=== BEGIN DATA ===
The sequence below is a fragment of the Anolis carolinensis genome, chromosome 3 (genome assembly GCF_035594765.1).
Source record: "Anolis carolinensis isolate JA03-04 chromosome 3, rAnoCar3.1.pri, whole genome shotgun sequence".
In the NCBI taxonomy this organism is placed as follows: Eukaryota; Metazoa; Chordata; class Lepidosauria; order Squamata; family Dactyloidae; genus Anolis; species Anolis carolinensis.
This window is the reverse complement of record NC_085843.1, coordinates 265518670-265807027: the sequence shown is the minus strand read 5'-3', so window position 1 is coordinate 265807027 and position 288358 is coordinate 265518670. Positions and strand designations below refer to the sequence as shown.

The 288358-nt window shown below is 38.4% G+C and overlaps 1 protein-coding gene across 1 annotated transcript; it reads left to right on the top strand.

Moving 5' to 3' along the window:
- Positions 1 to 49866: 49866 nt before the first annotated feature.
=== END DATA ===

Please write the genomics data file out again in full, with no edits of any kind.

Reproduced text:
The sequence below is a fragment of the Anolis carolinensis genome, chromosome 3 (genome assembly GCF_035594765.1).
Source record: "Anolis carolinensis isolate JA03-04 chromosome 3, rAnoCar3.1.pri, whole genome shotgun sequence".
In the NCBI taxonomy this organism is placed as follows: Eukaryota; Metazoa; Chordata; class Lepidosauria; order Squamata; family Dactyloidae; genus Anolis; species Anolis carolinensis.
This window is the reverse complement of record NC_085843.1, coordinates 265518670-265807027: the sequence shown is the minus strand read 5'-3', so window position 1 is coordinate 265807027 and position 288358 is coordinate 265518670. Positions and strand designations below refer to the sequence as shown.

The 288358-nt window shown below is 38.4% G+C and overlaps 1 protein-coding gene across 1 annotated transcript; it reads left to right on the top strand.

Moving 5' to 3' along the window:
- Positions 1 to 49866: 49866 nt before the first annotated feature.